If you are indeed a cricket lover, one thing you can’t deny is the joy one experiences when the players are sent on a leather hunt by an aesthetic willow wielder. When both “aesthetic” and “willow” comes to your mind, even the most dumbest minds in the planet (who are aware of cricket) will think about Sachin Ramesh Tendulkar.
Such is the aura of the man that he is almost revered in India and most respected in the cricketing fraternity. Growing up as a kid, we watched Sachin treat the bowlers with disdain, dish out punishment to the likes of Shane Warne, Muthiah Muralitharan and Glenn McGrath who were considered to be the best in business. Nobody can watch Sachin in his prime and not fall in love with his batting. If you doubt me, I dare you to watch the Sharjah Cup in 1998, I dare you to watch how he took Shane Warne apart. Warne admits he had nightmares about Sachin dancing down the pitch and hitting him over his head over the boundary. This comes from a man who made batsmen unsure and unsafe at the batting crease. The 90s saw Tendulkar stand tall over some really tough challenges against Shane Warne, Saqlain Mushtaq and Muthiah Muralitharan. His foot movement could best be described as a silky dance down to connect the willow with the leather. The straight batted drive and the loft over the bowlers’ head will go down memory lane!! During these special tons his strike rate was well above 80 runs per 100 balls. It would be a cliché if I say Sachin is the best modern day batsmen ever!!!!!!
My earliest memory of Sachin Tendulkar remains as the man who was the only Indian batsman to torment bowling attacks. In that Indian line up only one man could consistently scorch magnificence. To an extent, Mohammed Azharuddin made his presence felt with some eloquent flicks. You just need to watch Sachin play a magnificent straight drive down the ground, and you know you are in for a “Tendlya” special. His statistics are a proof of his greatness. How else do you explain 18000 runs in ODIs and 15000 in tests. It is truly mind boggling!!!!!!! His longevity is another testimony to his greatness. He still retains his hunger and passion for cricket even after 22 years since he embarked on a historic journey at Karachi in 1989.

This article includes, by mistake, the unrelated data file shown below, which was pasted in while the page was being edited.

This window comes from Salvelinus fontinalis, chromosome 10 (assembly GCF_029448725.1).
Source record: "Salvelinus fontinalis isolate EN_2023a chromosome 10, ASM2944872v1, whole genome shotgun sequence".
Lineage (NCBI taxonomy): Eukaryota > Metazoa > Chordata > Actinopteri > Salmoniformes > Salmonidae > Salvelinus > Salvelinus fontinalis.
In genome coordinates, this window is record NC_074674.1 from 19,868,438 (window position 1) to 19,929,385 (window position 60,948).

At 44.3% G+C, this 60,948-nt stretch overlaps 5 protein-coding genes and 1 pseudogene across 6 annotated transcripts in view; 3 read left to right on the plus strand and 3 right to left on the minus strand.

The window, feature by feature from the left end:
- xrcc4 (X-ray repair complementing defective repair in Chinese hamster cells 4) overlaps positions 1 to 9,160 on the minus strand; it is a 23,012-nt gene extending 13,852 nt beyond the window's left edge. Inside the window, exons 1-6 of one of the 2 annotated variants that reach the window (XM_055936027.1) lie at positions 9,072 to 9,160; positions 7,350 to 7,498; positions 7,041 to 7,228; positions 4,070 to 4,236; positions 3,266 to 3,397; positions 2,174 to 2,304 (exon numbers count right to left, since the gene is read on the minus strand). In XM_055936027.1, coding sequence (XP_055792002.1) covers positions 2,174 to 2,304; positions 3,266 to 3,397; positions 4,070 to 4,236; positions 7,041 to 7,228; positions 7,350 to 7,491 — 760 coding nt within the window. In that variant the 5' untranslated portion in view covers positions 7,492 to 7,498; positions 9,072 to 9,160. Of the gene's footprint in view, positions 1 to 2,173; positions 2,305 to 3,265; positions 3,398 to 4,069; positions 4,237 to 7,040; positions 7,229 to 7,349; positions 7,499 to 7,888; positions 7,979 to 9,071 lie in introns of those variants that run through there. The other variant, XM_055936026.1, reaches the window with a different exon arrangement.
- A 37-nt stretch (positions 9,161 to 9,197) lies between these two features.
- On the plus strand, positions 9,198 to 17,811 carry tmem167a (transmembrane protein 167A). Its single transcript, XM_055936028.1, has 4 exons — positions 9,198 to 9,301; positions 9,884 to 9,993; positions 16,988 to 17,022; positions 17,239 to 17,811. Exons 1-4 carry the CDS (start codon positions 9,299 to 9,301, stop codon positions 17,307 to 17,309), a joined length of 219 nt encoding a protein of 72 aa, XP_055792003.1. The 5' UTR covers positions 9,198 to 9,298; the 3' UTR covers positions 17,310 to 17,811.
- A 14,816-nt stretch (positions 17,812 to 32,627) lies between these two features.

Tendulkar’s ability to play more than 2 strokes for any delivery at any point of time in the game was one of the reasons to help him score runs freely than his peers. One of my favorite moments was best described by John Wright who was then the coach of the team in his book, Indian Summers. It was the big India-Pakistan game in the 2003 World Cup. He goes on to say, “As our openers walked down the long flight of stairs to begin the chase, Viru told Sachin, ‘Don’t say anything to me about my batting except “go and lagaao”’ – basically, go for it. Sachin replied, ‘I’m going to get these guys.’ Such was his intent and nobody could forget that match winning 98. When you grow up to such a player in a cricket loving nation, you are expected to be his greatest fan. I am proud to say I am one of them.
Tendulkar at his very best, is a free scoring colossus who vanquishes all he comes up against. To say the least he carried the team on his shoulders in the 90s singlehandedly. Sachin evinces a romantic love for cricket and more for his batting in all who watch him. For an instance, during the 2007-2008 tour of Australia, an Australian cricket fan came to see Sachin with his son. He had named his son “Sachin” being an ardent fan of the master blaster.
When the inevitable retirement happened, a lot of cricket fans, especially in India have not experienced cricket as it once was. Certainly in my case. My romantic tryst with cricket came to an end with the end of the Tendlya era. is an oft repeated cliché “Form is temporary, Class is permanent”. Though Sachin retired, we still yearn for the “Tendlya” magic that made cricket so special again and again.
“Enjoy the game and chase your dreams, because dreams do come true”, he says after his monumental 100th ton. His biggest dream that came true, he says was India’s world cup triumph. That shows the man’s selfless nature, often portrayed otherwise by some naïve media persons.
The words of Peter Roebuck, who was a renowned sports columnist -
“On a train from Shimla to Delhi, there was a halt in one of the stations. The train stopped by for few minutes as usual. Sachin was nearing century, batting on 98. The passengers, railway officials, everyone on the train waited for Sachin to complete the century. This Genius can stop time in India!!”
What BBC comprehends about Sachin–Beneath the helmet, under that unruly curly hair, inside the cranium, there is something we don’t know, something beyond scientific measure. Something that allows him to soar, to roam a territory of sport that, forget us, even those who are gifted enough to play alongside him cannot even fathom. When he goes out to bat, people switch on their television sets and switch off their lives.
That is as close to the truth as it gets. I am proud to have had a chance to grow up watching Sachin bat.